Russia conscript soldiers military training
Russians called up as part of the partial mobilization go through military training in October 2022.Arkady Budnitsky/Anadolu Agency via Getty Images

"Disposable" infantry troops often continue trying to advance even after being wounded and fight until killed; in some cases they have been fired on from their own lines when they try to retreat, according to Ukrainian accounts. Captured Russian fighters have reported executions under similar circumstances. More cannon fodder will then be sent in until the Ukrainians have revealed their positions and exhausted their ammunition.

According to the RUSI report, the term "human wave attacks" has been misleadingly applied to the way Russia has employed these infantry forces. While successive attacks by small teams are not conducive to battlefield gains, "the continuous conduct of this activity, across all axes, is a form of reconnaissance" allowing Russian forces to find weak points in Ukraine's defenses or reveal strong points to be bombarded, the report says.

Weak points are prioritized for a prepared assault, and stronger positions are designated for attrition by sustained fire from specialized infantry. Disposable infantry is tasked with going forward to prepare jumping-off points for those assaults or to dig positions from which snipers and heavy-weapons teams can fire on Ukrainian forces.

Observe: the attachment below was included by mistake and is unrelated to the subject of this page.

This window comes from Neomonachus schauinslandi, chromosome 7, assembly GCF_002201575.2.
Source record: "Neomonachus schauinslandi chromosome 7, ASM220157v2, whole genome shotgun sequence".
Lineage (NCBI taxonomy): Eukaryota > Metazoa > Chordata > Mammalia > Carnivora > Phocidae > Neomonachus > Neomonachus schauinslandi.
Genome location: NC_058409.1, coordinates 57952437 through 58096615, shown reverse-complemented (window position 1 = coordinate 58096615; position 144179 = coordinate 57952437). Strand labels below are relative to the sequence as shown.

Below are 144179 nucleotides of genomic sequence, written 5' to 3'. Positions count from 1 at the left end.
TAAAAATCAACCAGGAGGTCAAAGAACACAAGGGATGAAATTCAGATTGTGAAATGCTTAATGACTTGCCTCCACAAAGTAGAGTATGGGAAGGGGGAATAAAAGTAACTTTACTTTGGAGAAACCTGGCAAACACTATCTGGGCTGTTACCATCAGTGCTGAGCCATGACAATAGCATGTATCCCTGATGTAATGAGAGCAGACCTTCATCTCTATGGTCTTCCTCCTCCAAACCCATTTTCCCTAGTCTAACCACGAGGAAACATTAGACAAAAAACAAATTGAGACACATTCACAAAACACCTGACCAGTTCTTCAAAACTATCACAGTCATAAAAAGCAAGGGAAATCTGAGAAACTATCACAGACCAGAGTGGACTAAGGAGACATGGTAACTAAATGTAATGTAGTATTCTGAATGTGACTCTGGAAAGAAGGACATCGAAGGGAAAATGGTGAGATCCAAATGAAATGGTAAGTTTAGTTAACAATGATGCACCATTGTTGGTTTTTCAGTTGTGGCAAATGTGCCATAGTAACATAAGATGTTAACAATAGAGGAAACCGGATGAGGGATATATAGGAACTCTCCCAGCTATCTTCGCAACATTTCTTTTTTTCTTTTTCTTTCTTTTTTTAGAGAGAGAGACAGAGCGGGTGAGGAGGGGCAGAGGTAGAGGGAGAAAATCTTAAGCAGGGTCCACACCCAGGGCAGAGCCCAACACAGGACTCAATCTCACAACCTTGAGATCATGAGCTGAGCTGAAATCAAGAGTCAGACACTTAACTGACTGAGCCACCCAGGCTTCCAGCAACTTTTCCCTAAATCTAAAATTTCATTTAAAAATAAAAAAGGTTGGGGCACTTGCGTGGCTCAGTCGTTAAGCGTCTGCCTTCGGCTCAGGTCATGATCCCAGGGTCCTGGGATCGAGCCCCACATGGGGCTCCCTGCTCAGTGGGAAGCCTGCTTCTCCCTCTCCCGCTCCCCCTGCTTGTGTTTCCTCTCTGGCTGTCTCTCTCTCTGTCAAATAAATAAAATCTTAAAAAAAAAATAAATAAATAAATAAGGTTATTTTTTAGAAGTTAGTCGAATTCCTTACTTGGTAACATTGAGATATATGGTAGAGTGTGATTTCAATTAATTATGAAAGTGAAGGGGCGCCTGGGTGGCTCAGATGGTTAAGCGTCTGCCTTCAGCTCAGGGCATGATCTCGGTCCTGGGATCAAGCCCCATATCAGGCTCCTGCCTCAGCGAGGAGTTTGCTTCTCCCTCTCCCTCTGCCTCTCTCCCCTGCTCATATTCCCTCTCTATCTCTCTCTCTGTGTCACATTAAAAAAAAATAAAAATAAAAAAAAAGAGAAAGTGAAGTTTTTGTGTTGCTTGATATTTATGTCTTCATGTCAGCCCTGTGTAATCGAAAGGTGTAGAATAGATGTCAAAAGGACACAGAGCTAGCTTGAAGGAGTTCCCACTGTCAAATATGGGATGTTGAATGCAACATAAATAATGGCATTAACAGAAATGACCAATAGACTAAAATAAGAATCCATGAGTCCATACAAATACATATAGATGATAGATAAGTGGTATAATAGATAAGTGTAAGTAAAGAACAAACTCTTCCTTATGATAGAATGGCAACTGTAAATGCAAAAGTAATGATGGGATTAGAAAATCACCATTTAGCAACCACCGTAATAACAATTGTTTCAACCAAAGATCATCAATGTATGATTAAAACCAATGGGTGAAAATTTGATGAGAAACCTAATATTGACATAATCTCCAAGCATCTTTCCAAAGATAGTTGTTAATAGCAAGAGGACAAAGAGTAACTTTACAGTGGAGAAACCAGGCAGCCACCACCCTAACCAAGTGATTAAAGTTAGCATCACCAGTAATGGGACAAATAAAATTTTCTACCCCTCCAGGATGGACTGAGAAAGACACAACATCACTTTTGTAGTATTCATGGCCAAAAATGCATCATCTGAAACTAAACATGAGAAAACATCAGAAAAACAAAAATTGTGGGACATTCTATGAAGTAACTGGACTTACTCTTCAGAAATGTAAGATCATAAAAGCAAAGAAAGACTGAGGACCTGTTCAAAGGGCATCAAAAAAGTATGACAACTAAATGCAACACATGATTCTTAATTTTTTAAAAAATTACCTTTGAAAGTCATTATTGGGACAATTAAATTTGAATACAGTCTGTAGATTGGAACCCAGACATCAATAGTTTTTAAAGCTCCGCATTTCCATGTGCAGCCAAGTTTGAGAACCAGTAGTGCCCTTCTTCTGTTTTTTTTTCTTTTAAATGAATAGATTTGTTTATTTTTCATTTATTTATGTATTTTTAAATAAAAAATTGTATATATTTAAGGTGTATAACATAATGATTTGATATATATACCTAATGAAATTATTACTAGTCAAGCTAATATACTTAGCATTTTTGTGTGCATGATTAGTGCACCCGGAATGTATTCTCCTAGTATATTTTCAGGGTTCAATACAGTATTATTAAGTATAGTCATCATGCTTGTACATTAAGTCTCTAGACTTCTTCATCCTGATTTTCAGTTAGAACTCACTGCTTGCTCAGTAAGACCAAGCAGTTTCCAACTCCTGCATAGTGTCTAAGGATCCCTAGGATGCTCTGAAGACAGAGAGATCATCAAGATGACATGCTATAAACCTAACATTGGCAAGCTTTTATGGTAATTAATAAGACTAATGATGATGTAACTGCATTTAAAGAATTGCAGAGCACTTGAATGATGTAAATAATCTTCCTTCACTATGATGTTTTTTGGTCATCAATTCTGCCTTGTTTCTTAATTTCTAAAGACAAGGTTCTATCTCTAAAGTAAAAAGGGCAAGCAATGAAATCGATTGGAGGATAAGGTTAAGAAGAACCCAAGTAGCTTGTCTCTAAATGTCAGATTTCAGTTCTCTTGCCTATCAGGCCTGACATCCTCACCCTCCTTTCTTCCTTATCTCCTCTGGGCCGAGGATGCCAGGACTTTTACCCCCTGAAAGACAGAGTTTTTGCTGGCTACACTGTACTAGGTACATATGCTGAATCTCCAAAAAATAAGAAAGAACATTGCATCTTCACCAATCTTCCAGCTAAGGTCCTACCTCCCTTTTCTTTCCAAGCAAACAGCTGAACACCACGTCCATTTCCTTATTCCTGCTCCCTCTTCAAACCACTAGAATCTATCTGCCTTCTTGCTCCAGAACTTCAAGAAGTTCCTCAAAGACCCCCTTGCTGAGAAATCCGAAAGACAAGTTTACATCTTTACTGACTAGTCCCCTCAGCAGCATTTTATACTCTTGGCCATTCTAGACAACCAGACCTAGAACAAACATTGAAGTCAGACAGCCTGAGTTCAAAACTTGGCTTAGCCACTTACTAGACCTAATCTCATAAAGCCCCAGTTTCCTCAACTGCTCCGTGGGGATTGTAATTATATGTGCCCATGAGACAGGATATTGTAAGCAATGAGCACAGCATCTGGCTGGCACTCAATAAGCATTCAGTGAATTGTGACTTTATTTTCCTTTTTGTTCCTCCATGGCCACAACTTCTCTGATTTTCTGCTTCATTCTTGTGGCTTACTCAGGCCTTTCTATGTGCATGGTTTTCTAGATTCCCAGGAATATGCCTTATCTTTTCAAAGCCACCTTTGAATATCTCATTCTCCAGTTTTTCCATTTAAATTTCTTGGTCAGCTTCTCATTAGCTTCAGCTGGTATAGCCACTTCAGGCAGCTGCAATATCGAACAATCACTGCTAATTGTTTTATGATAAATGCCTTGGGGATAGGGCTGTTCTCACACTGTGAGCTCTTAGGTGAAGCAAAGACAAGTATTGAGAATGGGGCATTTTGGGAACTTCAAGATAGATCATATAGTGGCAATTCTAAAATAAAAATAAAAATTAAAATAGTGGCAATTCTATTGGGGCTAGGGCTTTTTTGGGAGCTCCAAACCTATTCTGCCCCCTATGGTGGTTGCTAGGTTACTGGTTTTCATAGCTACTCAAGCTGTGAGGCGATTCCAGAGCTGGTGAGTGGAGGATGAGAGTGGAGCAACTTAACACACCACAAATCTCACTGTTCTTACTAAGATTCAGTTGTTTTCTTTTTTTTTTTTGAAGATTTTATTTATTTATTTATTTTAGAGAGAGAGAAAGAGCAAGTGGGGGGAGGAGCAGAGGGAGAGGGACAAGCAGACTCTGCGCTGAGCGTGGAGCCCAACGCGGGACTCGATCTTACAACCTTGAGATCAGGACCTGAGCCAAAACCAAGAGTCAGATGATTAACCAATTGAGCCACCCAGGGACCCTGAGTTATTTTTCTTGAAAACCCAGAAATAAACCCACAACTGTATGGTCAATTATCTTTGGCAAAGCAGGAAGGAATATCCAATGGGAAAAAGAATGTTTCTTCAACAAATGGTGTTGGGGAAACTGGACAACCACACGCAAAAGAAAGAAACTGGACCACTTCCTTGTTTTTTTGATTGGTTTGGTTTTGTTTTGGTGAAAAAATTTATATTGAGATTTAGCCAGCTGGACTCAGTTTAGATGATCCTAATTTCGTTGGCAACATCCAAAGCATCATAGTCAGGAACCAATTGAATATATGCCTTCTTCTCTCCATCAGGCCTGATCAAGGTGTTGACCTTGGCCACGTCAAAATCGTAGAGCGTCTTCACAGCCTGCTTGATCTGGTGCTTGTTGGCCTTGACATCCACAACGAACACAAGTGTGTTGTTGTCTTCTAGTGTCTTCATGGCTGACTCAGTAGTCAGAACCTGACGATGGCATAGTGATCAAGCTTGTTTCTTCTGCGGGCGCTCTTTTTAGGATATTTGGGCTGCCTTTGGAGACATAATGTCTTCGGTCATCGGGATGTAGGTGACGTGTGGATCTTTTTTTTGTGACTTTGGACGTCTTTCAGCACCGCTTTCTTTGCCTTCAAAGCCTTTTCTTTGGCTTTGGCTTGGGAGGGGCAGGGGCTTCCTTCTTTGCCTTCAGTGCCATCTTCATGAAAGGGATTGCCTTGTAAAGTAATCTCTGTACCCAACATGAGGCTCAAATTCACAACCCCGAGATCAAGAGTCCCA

The assault troops attack in larger company-size formations, backed by tanks and artillery as they attempt to outflank Ukrainian defenses. Once their mission is complete, assault forces are replaced by line and disposable infantry, who begin preparing for the next attack.

Russian soldiers troops grave cemetery Kharkiv Ukraine
A Russian soldiers' grave near Kharkiv in May 2022.Diego Herrera Carcedo/Anadolu Agency via Getty Images

This rinse-and-repeat approach would have looked familiar on the Eastern Front 80 years ago.

During World War II, Soviet penal battalions were sent on suicide missions to clear German minefields. Then came assault units — Guards rifle divisions, artillery and rocket brigades, or heavy tank regiments — which were massed to achieve a breakthrough and then withdrawn to regroup for the next offensive.

The result was as grim then as it is now. Disposable troops are fed into the meat-grinder and killed or wounded before they can gain enough experience to survive.

Because specialized infantry is used carefully, "the Russians are able to preserve these soldiers thereby steadily increasing the skill of these operators," and assault infantry is "often only committed under the most favorable circumstances, meaning they can achieve their objectives and be rotated out with limited losses," the RUSI report says.

An army that can afford such a cynical use of troops either has enough manpower to waste — which demographically challenged Russia does not — or is desperate because its forces have proven too ineffective for anything else.

Michael Peck is a defense writer whose work has appeared in Forbes, Defense News, Foreign Policy magazine, and other publications. He holds a master's in political science. Follow him on Twitter and LinkedIn.